Prior knowledge It is expected all students have formed a basic definition of the word Instinct. Students are familiar with the emotion vocabulary used. Instinct is a natural complex behavior that all students have. Some students may be more familiar with this behavior than others. Students experienced excursions to local police and fire stations during year one. Basic knowledge related to health and wellbeing such as name, address, and telephone numbers are well developed. Students are familiar with knowledge related to basic road, water, and natural disaster safety.

Resources Siren or panic alarm. Emotion cards: Happy, Sad, Frightened, Worried, Excited, Calm, Hot, and Cold. 40 Inflated balloons. One for each student, one for the teacher, and nine spare. Pins 15 CACM rulers. One for each pair. Red, Green, Yellow reflection cards. Have the students sit in the literature circle area. Allow a minute for students to get comfortable and ready for discussion. Ext and illustrations as a tool for prompting student responses. Ask students if they can remember the focus word for this lesson. Did anyone research the meaning?

Tell the students you’re going to re-read the section of the book about “instinct”. The text describes instinct as a feeling that lets us know when we are not safe. Ask the students to think of other things in the home, school, and community that let us know when we are not safe. Use the analogy of a siren to help students relate to the meaning of instinct. Ask students how they feel and what they do when they hear a siren. Suggest Instinct s like an inner siren and when we hear it our body reacts with feelings of emotions and movements called reflexes.

Body of the lesson Students: Students will participate in two activities with a focus on Automatic reflexes. Note: No students with a disability or phobia where loud noises or sounds will affect their health and wellbeing are present in this class. Activity one focuses on reaction to sudden environmental changes. It involves each pair receiving two inflated balloons. The whole class forms a circle with one partner behind the other. The partner standing behind holds their balloon approximately en meter from the student in front of them and pops it.

Pairs then change positions and repeat. Both students observe their emotions at the time of popping the balloon and waiting for the balloon to be popped. Teacher: It is the teachers’ role in this activity to reassure the students the activity is safe. A demonstration with a volunteer is necessary to highlight safety concerns surrounding hearing damage and expectations of the task. Student: Activity two focuses on students testing each other’s physical reflexes. Each pair is provided with a 30 CM ruler. One student dangles the ruler from one end.

Their partner holds both hands about 5 CM apart Just below the bottom of the ruler. Without warning the student holding the ruler drops it. The second student must bring their hands together to catch the ruler. Both students then measure the distance on the ruler by marking the ruler above the top index finger. After five opportunities to catch the ruler partners switch positions and repeat. Teacher: A demonstration is necessary to provide clarity of expectations. Informal formative assessment of the verbal communications between students is conducted to enhance effectiveness of the concluding discussion.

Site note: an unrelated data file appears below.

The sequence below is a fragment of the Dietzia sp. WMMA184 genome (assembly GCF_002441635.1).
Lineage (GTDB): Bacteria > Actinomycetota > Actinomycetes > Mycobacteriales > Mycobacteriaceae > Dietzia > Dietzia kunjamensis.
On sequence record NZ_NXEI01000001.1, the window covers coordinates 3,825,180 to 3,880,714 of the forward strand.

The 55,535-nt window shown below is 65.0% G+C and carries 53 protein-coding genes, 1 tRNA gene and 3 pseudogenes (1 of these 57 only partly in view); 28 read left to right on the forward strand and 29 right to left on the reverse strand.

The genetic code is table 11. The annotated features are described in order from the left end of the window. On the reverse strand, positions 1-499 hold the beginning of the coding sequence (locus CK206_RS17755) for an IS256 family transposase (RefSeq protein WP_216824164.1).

Feedback provided focuses on guiding students understanding of how automatic reflexes develop resilience and A Socratic Dialogue which focuses on instincts informing us of safety information and the difference between good fear and bad fear is conducted to consolidate knowledge acquired during the activities. Provocative question of “Were the emotions you experienced during the balloon popping activity related to a safe context? ” and “Could these emotions be related to an unsafe context? ” are asked. After a number of responses ask students to think of how our reflexes can assist us in unsafe contexts?

Explain to students that their homework is to discuss and choose an unsafe environmental context within the community with a “Health and Wellbeing Buddy’. This buddy can be a, parent or guardian, police officer, fire fighter, doctor, teacher, coach, postman, etc. Together with their Health and Wellbeing Buddy they need to take a photograph and pass it to the teacher before the next HOPE lesson. Note: As students are researching potentially dangerous environmental contexts it is essential that teachers work in strong partnership with parents and guardians to ensure student safety during this task.

A letter to parents and guardians explaining the details and rationale for this task is to be sent home at the beginning of the program. Evaluation/Follow up Conduct the Red, Green, Yellow reflection. Lesson Plan 3 I can be safe: My “Personal Health Message” 26th May, 9:00 am-9:50 am Learning area(s): Main focus: Health and Physical Education (HOPE) Students will draw on the knowledge, skills and understandings of previous lessons to create their own “Personal Health Message”. Students will state instinctive emotions and actions that may be experienced in their chosen environmental intent.